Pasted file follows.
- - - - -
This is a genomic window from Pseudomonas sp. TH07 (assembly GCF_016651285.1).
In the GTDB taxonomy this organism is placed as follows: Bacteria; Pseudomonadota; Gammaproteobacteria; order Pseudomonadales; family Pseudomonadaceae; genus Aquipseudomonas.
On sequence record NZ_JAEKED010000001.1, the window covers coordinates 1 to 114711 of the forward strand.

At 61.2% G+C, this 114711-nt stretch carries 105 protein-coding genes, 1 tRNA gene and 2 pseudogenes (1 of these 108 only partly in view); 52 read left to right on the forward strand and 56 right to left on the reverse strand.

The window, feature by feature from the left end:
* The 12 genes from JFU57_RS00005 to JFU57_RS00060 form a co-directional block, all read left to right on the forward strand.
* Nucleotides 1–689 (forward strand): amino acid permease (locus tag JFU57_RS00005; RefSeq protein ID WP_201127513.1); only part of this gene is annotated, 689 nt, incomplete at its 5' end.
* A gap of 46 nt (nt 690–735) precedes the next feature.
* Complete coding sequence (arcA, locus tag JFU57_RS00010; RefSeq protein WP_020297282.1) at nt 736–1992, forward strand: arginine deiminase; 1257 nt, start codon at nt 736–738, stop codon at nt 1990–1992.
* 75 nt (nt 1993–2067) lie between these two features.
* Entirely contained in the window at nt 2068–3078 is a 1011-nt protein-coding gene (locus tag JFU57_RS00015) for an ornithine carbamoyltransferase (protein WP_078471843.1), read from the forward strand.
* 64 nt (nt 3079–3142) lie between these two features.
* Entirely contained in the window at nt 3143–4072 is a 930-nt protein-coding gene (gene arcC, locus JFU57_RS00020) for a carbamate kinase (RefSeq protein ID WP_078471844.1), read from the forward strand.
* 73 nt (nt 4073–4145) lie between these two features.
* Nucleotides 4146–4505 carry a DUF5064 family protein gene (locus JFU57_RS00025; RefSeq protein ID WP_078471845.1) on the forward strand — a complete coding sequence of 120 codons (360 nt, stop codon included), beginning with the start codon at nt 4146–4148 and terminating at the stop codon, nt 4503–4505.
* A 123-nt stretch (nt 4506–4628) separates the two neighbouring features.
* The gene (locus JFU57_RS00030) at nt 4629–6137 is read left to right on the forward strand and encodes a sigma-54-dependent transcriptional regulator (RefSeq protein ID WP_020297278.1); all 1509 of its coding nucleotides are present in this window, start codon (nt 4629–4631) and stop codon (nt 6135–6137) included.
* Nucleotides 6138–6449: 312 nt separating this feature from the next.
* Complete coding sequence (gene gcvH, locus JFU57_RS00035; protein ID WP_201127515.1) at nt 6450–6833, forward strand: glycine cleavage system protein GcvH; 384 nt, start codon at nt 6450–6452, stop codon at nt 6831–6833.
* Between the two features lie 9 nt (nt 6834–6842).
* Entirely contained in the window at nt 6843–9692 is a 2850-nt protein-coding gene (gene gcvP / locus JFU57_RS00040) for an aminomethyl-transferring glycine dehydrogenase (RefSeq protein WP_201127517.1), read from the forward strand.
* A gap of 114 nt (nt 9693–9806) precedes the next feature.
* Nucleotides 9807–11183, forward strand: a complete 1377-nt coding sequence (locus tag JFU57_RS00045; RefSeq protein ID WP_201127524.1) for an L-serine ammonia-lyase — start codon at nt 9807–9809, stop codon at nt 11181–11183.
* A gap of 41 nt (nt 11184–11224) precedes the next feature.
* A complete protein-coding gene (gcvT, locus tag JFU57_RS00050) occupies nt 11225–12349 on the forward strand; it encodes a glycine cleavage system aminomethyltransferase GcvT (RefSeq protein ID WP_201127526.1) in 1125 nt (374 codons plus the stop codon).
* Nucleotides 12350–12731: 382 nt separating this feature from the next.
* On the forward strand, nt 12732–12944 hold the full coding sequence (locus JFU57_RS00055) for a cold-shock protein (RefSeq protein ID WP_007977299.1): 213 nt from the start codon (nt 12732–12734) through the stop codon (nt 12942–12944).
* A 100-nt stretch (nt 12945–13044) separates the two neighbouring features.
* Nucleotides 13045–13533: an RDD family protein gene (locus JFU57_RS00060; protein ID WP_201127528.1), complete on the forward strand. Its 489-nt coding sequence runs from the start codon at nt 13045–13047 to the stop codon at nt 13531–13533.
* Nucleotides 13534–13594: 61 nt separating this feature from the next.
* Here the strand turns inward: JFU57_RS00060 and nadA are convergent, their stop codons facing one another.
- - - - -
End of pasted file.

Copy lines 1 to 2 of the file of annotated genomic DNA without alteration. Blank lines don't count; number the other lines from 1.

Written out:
This is a genomic window from Pseudomonas sp. TH07 (assembly GCF_016651285.1).
In the GTDB taxonomy this organism is placed as follows: Bacteria; Pseudomonadota; Gammaproteobacteria; order Pseudomonadales; family Pseudomonadaceae; genus Aquipseudomonas.